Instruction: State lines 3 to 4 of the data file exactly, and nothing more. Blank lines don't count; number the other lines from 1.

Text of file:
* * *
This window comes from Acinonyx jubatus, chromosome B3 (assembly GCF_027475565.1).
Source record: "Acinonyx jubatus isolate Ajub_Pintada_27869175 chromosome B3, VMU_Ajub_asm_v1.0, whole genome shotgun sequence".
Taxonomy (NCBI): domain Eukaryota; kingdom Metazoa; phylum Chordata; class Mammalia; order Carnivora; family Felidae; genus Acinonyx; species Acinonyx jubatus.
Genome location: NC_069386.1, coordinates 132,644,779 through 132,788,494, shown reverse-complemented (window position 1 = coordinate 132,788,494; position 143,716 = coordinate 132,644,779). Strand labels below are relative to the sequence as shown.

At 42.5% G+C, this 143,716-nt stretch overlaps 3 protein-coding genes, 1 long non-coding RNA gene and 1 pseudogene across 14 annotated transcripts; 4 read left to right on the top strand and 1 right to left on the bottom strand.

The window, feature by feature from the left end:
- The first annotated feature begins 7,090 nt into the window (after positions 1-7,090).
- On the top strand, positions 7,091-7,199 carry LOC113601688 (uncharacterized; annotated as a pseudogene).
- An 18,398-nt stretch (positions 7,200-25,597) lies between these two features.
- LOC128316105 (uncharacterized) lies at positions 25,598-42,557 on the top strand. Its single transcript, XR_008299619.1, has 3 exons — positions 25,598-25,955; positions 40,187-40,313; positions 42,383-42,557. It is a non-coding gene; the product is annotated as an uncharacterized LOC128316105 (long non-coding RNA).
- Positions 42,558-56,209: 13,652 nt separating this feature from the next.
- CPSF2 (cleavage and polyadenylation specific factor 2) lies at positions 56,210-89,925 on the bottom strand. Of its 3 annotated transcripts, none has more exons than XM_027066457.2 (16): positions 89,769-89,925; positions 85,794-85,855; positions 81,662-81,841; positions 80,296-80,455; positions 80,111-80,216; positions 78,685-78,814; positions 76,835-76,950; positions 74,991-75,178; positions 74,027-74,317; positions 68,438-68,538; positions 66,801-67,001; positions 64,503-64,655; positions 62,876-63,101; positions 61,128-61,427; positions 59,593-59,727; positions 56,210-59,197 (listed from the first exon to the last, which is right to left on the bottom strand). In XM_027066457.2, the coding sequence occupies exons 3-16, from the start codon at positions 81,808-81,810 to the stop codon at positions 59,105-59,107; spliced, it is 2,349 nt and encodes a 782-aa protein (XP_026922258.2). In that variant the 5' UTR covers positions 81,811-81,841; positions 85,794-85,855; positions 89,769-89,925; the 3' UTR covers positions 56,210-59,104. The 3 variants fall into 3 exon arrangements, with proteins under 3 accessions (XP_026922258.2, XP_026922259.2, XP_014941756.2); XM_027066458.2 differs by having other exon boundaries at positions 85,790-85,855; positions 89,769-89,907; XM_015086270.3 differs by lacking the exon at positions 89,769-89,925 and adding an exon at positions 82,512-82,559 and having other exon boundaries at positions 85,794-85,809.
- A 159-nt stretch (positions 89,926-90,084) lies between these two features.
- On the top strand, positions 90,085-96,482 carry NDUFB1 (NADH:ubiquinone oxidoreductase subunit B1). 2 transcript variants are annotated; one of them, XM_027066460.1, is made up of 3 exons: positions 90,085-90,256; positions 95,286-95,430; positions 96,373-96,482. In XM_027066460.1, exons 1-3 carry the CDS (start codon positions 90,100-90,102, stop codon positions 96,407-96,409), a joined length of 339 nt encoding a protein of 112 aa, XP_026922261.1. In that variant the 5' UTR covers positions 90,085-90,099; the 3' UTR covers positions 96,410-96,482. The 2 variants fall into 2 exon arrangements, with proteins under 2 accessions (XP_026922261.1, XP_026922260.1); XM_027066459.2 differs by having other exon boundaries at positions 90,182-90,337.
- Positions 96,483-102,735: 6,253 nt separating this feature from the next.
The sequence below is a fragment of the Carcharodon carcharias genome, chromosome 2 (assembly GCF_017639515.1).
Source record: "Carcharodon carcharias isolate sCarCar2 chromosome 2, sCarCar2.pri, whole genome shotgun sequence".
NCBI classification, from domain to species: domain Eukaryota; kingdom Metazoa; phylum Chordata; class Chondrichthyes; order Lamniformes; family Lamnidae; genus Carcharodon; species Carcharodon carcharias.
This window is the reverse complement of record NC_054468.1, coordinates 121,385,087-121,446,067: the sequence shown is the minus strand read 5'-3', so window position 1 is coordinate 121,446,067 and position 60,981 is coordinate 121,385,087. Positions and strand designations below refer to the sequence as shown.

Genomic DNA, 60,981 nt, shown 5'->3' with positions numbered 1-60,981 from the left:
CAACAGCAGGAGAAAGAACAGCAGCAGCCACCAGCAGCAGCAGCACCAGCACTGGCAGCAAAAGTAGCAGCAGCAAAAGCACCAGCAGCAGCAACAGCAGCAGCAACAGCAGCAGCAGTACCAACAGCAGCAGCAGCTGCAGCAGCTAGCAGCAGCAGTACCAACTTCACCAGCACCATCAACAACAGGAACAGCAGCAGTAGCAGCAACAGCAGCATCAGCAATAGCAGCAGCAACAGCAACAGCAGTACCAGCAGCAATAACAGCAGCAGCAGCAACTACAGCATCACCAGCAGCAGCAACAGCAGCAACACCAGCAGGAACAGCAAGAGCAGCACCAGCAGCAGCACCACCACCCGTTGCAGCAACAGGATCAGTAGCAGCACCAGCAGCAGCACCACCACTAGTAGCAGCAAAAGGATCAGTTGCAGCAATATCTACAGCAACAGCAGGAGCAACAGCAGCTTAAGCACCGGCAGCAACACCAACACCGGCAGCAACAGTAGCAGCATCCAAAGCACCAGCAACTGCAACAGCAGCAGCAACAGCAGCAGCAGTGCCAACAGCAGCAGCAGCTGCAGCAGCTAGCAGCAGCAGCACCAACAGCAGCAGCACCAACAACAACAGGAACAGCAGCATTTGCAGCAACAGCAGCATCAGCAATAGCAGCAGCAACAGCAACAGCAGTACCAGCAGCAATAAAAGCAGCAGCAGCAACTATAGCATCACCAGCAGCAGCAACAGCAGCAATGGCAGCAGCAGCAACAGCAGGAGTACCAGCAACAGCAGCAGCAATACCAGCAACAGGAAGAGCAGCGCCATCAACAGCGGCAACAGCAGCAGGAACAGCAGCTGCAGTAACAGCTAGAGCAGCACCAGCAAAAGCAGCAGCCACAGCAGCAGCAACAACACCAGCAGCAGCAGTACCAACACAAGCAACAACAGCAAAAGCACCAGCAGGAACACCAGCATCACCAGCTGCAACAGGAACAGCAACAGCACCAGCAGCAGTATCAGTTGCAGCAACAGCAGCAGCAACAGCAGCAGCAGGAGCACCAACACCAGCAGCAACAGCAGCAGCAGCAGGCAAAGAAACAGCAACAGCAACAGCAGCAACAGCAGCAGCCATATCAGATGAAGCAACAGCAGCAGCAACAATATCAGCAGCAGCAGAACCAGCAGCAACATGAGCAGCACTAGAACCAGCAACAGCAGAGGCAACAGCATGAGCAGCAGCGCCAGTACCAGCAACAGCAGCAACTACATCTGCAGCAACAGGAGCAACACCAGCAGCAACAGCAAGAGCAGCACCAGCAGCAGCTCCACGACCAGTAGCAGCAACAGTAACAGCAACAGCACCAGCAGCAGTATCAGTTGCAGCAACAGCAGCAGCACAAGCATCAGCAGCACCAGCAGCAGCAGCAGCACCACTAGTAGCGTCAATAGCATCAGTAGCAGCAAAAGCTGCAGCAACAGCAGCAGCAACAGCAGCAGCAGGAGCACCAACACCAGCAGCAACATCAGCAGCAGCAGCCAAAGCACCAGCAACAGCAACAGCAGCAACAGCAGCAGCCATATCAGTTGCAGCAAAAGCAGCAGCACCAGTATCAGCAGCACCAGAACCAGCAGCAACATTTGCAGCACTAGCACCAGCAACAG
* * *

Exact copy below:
Taxonomy (NCBI): domain Eukaryota; kingdom Metazoa; phylum Chordata; class Mammalia; order Carnivora; family Felidae; genus Acinonyx; species Acinonyx jubatus.
Genome location: NC_069386.1, coordinates 132,644,779 through 132,788,494, shown reverse-complemented (window position 1 = coordinate 132,788,494; position 143,716 = coordinate 132,644,779). Strand labels below are relative to the sequence as shown.